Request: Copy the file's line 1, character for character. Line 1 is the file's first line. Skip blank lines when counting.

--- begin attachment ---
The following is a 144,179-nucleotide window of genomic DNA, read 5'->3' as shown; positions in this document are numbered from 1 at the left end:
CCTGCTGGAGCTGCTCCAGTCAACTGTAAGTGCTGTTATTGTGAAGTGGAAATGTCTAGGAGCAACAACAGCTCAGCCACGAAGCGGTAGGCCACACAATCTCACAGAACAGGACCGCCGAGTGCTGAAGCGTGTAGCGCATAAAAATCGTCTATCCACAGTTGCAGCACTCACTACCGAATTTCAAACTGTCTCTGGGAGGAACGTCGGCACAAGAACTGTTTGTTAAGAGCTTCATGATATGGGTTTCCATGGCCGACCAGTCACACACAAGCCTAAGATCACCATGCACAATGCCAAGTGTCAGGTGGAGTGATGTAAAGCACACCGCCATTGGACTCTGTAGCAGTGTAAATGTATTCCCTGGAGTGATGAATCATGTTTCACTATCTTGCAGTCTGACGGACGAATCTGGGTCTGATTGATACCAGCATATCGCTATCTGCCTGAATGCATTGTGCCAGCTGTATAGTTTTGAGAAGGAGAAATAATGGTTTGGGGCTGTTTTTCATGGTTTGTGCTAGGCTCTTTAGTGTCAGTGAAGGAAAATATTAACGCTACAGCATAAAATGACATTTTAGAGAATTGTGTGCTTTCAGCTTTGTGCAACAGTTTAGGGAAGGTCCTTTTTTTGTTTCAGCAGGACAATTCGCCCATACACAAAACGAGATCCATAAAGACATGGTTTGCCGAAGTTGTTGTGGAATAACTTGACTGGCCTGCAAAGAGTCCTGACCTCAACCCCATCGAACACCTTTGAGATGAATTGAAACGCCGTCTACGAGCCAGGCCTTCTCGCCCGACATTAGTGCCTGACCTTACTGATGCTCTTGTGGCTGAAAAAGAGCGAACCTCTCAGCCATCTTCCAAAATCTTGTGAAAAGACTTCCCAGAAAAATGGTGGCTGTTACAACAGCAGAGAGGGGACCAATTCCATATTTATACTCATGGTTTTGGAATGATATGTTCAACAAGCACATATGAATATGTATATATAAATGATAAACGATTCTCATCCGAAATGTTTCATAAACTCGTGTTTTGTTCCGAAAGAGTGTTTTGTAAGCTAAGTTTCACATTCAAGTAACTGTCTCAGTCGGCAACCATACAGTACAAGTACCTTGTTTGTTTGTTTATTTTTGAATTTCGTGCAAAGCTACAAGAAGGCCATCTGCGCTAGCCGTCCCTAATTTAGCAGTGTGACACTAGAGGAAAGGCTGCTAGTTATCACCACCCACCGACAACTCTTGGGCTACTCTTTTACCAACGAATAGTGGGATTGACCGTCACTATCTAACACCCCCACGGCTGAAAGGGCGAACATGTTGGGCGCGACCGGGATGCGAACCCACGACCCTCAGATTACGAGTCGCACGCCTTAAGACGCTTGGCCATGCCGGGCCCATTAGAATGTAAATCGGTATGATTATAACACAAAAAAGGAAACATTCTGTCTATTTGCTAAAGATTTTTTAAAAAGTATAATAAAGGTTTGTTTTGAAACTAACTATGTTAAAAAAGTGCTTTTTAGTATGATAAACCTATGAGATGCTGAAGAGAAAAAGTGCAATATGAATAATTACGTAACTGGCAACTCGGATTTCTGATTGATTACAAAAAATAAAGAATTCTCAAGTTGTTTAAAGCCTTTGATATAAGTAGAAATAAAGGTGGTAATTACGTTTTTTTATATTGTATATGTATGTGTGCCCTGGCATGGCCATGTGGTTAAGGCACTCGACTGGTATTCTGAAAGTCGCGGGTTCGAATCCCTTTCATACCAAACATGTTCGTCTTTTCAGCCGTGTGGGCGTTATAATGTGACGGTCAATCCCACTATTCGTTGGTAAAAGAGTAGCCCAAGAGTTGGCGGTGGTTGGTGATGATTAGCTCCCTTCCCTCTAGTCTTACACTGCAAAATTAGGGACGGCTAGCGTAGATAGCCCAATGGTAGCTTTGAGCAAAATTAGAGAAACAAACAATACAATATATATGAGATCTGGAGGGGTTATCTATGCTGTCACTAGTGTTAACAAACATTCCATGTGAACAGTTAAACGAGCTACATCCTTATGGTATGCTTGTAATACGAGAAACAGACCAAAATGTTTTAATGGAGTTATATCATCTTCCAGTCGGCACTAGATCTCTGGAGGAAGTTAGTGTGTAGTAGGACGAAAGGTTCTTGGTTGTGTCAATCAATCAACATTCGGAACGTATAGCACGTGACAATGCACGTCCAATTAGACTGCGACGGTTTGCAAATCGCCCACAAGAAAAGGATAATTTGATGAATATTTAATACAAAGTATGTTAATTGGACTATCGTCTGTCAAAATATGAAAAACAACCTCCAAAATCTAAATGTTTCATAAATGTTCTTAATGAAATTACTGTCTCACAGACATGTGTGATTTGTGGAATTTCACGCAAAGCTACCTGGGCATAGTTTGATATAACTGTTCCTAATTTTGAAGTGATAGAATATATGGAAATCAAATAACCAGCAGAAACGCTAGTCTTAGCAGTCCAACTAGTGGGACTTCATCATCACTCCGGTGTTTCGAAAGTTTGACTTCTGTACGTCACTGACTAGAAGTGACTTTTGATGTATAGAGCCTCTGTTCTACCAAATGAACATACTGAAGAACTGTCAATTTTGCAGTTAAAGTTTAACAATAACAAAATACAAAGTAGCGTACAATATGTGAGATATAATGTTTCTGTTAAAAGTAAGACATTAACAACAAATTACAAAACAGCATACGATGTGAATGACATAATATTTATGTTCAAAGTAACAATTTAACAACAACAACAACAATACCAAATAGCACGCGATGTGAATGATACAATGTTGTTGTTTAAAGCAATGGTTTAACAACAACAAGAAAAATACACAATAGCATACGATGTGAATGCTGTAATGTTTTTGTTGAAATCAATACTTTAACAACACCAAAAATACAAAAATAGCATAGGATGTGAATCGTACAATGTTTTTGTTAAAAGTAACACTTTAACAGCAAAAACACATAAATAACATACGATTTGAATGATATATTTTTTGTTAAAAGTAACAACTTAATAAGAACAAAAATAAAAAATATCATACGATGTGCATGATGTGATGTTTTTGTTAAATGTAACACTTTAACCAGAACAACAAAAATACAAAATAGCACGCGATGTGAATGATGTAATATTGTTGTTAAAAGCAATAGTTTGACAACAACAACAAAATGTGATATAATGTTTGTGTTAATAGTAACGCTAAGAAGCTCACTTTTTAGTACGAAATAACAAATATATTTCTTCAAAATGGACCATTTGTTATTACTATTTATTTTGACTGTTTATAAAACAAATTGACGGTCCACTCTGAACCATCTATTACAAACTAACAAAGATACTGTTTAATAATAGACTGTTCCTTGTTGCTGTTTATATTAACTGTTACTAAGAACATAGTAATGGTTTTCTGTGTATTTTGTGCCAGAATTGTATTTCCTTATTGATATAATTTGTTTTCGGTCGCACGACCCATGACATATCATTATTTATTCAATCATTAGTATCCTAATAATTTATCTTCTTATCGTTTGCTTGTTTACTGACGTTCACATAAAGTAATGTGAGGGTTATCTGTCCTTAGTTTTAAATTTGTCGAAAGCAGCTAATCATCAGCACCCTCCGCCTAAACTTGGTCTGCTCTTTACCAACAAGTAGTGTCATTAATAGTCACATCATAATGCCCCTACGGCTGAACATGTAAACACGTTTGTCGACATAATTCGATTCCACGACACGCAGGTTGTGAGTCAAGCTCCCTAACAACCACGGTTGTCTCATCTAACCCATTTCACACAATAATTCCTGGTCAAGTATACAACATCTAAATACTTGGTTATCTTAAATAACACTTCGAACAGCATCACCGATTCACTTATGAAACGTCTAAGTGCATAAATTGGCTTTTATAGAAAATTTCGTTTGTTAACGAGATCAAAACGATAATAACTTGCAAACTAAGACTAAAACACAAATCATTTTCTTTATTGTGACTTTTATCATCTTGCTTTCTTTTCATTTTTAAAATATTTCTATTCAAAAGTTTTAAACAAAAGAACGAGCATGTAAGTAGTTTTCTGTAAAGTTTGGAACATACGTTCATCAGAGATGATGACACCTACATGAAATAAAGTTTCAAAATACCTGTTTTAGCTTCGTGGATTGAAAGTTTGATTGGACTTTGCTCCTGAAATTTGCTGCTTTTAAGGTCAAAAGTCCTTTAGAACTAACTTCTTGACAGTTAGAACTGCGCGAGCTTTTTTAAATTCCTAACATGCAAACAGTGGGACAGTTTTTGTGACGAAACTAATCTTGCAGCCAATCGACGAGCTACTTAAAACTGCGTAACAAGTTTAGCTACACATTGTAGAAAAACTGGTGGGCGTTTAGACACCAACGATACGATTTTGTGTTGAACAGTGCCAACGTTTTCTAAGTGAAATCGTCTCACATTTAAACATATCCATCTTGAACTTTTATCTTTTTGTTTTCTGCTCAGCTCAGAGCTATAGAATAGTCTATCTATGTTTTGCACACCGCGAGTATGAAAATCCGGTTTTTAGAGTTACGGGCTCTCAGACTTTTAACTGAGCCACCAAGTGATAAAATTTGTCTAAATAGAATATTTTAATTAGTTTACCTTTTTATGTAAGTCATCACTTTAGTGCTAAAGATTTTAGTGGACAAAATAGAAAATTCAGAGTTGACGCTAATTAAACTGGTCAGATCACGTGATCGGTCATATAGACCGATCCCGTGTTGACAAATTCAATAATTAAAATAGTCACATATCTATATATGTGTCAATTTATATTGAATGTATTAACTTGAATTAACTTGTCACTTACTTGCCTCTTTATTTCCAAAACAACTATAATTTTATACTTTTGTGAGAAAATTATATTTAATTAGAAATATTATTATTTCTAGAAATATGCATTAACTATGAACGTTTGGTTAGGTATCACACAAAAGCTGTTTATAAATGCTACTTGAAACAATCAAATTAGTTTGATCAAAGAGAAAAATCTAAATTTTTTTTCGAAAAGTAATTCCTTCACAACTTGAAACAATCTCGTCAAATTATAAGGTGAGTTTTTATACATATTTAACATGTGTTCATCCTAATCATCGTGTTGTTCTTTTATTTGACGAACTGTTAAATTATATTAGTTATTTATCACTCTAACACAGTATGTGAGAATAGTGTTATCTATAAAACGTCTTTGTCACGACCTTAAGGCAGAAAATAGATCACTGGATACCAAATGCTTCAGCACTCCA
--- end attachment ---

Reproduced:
The following is a 144,179-nucleotide window of genomic DNA, read 5'->3' as shown; positions in this document are numbered from 1 at the left end: